If you’ve ever searched for a way to combat insects or mites on your Calathea, you’ve probably seen recommendations for a natural pesticide called neem oil – but you may have found almost as many people warning against it! Is neem oil actually safe for your Calathea?
If you dilute it to the right concentration and take the proper precautions, neem oil won’t harm your Calathea. However, it will make the plant more vulnerable to sun scorch in the short term; keep your Calathea well away from direct sun for a week or so after applying. To use neem oil as a pesticide, mix a small amount with water and a little dish soap, then mist it onto the plant’s foliage.
You can also add some neem to your Calathea’s water once per month to saturate the plant’s tissues with the active ingredient. This method is a bit slower, but the effects last longer, giving your Calathea some ready-made defenses against marauding pests. We’ll delve into the proper uses of neem oil in more depth below.
What is Neem Oil, Anyway?
Neem oil is pressed from the seeds and fruits of the neem tree, a member of the mahogany family native to India. It’s useful for both repelling and killing an enormous range of plant-eating bugs, including the following common Calathea pests:
- Spider mites
- Fungus gnats
The primary mechanism of action for neem oil is a chemical called azadirachtin. This compound doesn’t kill bugs directly; instead, it messes with their hormones to make them forget to eat and breed. They’ll starve to death without leaving behind any offspring – the perfect outcome for a plant grower trying to control an infestation.
Even better, since it has to be ingested to take effect, azadirachtin doesn’t bother beneficial insects like honey bees. If they aren’t munching on your plants, they aren’t affected!
When you’re looking to use neem oil to control pests, make sure you purchase it raw or cold-pressed. Other processing methods can significantly reduce the level of azadirachtin present.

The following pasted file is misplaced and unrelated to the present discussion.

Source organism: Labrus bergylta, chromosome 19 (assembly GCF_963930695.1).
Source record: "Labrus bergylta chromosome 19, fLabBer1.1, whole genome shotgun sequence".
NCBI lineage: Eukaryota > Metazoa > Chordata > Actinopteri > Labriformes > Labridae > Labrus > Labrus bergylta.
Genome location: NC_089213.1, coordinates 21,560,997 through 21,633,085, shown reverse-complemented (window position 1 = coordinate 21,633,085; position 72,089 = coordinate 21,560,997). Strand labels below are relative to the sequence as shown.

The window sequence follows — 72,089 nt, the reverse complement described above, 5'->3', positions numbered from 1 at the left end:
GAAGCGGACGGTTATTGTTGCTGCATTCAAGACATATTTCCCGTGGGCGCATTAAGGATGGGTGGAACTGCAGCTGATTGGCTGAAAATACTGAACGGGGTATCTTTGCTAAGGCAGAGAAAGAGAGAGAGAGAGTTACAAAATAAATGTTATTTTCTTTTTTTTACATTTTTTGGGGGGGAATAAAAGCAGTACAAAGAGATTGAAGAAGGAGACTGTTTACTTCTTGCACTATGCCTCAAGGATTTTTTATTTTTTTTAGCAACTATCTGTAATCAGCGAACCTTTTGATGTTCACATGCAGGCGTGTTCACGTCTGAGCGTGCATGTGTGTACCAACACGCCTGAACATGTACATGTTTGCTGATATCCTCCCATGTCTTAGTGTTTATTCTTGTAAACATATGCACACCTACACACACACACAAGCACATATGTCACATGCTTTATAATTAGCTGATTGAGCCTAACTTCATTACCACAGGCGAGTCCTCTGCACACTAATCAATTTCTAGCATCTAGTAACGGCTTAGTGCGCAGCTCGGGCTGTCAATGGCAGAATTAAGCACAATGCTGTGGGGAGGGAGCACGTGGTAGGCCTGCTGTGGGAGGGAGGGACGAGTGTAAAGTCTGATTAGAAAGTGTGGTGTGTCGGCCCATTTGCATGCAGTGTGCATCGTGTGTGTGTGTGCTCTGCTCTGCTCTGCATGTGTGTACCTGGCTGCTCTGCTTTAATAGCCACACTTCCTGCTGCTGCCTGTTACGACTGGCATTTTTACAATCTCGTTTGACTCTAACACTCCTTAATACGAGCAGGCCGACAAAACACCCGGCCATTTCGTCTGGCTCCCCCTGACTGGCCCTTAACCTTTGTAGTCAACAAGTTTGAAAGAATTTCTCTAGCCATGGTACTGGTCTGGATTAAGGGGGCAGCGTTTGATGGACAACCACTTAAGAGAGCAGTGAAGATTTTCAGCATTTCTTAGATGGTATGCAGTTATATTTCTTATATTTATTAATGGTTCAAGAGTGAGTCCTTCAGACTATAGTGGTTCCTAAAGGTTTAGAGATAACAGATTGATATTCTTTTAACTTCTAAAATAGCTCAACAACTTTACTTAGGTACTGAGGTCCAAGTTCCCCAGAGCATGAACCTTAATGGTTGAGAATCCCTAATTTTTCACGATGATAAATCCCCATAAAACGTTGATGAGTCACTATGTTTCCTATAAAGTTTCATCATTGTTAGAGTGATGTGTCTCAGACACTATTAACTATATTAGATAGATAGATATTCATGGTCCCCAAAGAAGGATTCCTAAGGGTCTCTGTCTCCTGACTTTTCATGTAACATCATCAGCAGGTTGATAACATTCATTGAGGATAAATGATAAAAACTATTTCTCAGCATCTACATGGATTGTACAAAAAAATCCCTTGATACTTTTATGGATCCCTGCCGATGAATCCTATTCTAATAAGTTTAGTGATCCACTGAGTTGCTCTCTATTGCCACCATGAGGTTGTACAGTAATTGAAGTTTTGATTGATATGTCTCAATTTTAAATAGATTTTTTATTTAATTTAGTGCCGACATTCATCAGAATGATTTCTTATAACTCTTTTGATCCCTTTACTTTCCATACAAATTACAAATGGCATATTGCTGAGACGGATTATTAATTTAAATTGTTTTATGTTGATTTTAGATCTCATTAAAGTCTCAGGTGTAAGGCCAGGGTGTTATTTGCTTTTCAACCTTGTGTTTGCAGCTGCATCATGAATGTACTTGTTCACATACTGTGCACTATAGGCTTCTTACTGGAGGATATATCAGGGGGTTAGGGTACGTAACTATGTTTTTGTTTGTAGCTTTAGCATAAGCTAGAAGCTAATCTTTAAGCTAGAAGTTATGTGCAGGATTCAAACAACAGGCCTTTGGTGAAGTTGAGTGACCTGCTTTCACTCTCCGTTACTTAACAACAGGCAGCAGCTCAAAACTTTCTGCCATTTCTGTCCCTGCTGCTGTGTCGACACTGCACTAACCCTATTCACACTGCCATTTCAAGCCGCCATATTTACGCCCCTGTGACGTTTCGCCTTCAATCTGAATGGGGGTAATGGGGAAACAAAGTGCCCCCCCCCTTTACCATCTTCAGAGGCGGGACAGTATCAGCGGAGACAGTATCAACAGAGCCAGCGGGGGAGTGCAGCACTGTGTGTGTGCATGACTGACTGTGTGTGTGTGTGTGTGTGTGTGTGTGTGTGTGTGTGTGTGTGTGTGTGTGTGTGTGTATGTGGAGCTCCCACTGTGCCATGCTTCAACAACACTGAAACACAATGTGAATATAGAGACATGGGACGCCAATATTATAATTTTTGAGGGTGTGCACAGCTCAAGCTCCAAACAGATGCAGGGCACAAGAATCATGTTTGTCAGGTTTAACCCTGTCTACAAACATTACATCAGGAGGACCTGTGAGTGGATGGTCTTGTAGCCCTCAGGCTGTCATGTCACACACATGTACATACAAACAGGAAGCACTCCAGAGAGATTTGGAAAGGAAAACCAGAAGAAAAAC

Neem oil can range from yellow to dark brown, depending on how long the seeds were steeped during preparation. It has a strong smell that many people dislike – it’s been compared to garlic, onions, and sulfur.
Is Neem Oil Safe For Your Calathea?
Some Calathea growers will warn you never to use neem oil on these plants, sharing stories of plants that became discolored and wilted a few days after they were treated for pests. But while Calatheas can be somewhat fragile plants, under most circumstances, they’ll tolerate neem oil without an issue.
The problem is when you combine it with direct sunlight. Under normal circumstances, Calatheas can benefit from a couple of hours of morning or evening sunlight on their leaves, but they’re prone to sunburn if they get more than that – and neem oil enhances this sensitivity.
If you’re applying it as a topical spray, it’s best to keep your plant out of the sun for several days afterward. Make sure it receives only indirect illumination (light that’s reflected off or filtered through other surfaces) during this period. If you’re confused about the distinction, take a look at our article on lighting for Calatheas.
It’s also possible to damage your Calathea with an overly high concentration of neem oil. As with any oil, too much will clog the pores in the leaves, causing them to suffocate. One teaspoon of neem per liter of water should provide the beneficial effects you’re after without smothering your Calathea. If you’re worried your solution is too strong, try testing it on a single leaf first, then waiting a week or so to see whether its health suffers.
Is Neem Oil Safe for Your Kids and Pets?
We mentioned that neem oil only affects creatures that eat the treated plant. But what if you have little kids or furry companions that might decide to chew on your greenery?